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Nova Virgem: The Story of a Nineteenth-Century Brazilian Slave Smuggler

Mason Daniel Miller
Thesis: May 2001
Chair: Dr. C. Wayne Smith
Nautical Archaeology Program

With the close of the legal transatlantic slave trade in 1807 agricultural markets of the New World were reluctant to relinquish their dependence on free labor from Africa. British insistence on the opposite eventually caused most of those who held out to give in and end the traffic, but not for some time. Brazil held a unique privilege during the early stages of the abolition of the slave trade. Through treaty with Great Britain, Brazilians were allowed to continue the trade provided they met a number of conditions. Among these were a limit of five slaves per two ship tons, the mandatory presence of a surgeon on all slaving voyages, and most importantly the restriction of all slaving voyages to ports south of the Equator.

This thesis will examine the story on one Brazilian slaver, the Nova Virgem, which was captured in July 1828 off the coast of Nigeria by HMS Primrose. Taken 300 miles north of the equator, with more than 350 slaves aboard, the ship was declared a legal prize of Britain and sent to Sierra Leone for trial and later condemned. As this vessel's tale unfolds it is soon evident that the slavers had broken the law in almost every aspect of their voyage, from the tonnage calculation to clearance papers signed by Bahian officials. This thesis will examine the voyage of this Brazilian slaver in order to ask a very important question: Why was this ship breaking laws virtually every step of the way?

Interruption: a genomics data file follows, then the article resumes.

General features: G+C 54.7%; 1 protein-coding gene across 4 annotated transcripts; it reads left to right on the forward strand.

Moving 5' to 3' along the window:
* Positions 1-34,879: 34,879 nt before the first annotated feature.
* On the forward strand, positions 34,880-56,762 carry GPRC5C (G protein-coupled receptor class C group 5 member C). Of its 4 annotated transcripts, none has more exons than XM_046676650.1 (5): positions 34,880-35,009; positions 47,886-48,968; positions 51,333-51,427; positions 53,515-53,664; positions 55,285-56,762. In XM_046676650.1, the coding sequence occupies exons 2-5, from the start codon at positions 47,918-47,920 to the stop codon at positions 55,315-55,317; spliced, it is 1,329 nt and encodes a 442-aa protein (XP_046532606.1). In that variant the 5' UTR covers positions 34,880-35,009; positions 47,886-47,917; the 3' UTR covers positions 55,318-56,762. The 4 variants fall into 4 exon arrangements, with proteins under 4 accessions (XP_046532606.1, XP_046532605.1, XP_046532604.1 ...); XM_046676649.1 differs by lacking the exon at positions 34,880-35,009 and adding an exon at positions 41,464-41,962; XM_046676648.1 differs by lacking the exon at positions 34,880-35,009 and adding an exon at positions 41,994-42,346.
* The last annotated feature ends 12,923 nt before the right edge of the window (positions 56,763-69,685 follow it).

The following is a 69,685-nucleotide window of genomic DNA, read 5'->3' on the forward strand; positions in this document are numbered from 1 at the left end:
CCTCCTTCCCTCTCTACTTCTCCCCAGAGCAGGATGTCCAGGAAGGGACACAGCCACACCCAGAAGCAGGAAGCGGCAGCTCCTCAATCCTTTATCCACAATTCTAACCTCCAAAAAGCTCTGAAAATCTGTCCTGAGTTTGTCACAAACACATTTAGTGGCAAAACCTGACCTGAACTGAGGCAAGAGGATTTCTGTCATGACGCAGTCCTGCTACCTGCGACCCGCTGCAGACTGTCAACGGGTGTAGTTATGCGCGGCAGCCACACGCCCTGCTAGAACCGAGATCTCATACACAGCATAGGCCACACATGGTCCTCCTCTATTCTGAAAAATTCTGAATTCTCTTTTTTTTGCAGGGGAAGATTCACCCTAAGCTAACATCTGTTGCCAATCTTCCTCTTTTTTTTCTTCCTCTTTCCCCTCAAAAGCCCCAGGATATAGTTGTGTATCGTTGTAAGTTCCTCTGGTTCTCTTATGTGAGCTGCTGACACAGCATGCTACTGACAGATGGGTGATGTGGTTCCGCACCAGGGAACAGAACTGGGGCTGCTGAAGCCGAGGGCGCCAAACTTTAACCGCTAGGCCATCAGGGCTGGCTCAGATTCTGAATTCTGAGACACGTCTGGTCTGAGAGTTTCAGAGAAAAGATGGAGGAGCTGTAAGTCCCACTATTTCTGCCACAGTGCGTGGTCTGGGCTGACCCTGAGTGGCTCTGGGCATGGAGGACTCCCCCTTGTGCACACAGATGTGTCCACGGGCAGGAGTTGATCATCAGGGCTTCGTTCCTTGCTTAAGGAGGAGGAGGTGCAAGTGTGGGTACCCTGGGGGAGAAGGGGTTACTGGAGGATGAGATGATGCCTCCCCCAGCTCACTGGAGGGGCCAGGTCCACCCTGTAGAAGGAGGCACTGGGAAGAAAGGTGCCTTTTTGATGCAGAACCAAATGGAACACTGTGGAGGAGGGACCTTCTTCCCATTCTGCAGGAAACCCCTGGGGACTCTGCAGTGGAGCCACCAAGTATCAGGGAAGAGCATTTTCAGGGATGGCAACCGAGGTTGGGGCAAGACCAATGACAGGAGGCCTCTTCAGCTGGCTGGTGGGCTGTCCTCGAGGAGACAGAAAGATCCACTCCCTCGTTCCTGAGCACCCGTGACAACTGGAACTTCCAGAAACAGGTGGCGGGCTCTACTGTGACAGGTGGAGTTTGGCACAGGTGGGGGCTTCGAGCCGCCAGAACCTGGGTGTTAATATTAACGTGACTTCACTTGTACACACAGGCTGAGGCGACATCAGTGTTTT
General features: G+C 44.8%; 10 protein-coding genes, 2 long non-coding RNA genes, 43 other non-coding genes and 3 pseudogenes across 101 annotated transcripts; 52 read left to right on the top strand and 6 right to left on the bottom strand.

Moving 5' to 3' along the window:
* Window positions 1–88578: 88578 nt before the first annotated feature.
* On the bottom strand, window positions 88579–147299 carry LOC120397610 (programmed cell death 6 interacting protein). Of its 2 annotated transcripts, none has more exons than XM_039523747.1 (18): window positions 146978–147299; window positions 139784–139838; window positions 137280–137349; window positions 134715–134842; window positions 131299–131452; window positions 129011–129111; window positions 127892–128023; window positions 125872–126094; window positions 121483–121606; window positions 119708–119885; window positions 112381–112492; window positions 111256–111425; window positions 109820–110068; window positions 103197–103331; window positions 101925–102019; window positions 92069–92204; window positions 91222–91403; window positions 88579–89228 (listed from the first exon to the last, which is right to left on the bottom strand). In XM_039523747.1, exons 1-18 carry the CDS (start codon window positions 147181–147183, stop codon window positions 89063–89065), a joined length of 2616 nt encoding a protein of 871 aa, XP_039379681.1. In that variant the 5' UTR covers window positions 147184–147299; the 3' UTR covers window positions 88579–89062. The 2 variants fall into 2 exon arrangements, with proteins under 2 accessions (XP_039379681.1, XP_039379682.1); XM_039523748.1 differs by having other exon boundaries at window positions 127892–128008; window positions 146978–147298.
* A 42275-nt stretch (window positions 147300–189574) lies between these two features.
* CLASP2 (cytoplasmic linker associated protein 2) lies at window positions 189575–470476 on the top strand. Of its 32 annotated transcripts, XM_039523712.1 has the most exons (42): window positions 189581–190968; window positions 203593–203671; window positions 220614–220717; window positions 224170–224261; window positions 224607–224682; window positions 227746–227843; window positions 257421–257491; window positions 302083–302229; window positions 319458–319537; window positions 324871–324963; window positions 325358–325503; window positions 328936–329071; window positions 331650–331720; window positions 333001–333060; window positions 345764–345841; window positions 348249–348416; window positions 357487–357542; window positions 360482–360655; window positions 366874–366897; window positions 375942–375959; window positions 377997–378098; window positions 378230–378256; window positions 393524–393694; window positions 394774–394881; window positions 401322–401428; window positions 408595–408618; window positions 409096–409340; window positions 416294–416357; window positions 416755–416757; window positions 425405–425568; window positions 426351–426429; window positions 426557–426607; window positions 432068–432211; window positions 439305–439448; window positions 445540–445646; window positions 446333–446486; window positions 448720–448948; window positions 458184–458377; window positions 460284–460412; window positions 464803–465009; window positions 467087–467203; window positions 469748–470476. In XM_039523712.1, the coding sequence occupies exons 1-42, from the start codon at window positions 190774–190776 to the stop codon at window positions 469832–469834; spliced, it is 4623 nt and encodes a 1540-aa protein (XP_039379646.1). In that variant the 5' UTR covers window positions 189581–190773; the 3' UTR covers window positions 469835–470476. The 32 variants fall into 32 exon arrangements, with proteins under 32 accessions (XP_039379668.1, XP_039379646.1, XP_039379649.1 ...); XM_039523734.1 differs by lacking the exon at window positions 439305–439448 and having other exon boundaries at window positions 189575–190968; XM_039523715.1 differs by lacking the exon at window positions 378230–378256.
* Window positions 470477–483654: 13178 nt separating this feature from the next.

In the end, the Nova Virgem will be shown as a raindrop in a storm of slave smugglers being stopped by the umbrella of the British government and navy. These laws were being broken because it was well known that slavers could do so with little fear of the consequences. With the potential for tremendous profits the negligible slap on the wrist that might, under remote possibilities, be awaiting them was almost something to be laughed at. This story reflects the battle of morality and "civilization" versus the desire to reap a profit.

Like any commerce, the slave trade was simply the product of shrewd businessmen providing their customers with what they wanted. As long as there is someone willing to purchase a commodity, there will be someone there to sell it. The story can be seen as almost identical to modern drug smuggling. No matter how hard the authorities may wish to end the traffic, they will never achieve their goals unless the people of the nation cooperate. Without the aid of the country's citizens, the traffic will continue simply because the police are bound by the law and the smugglers are not.

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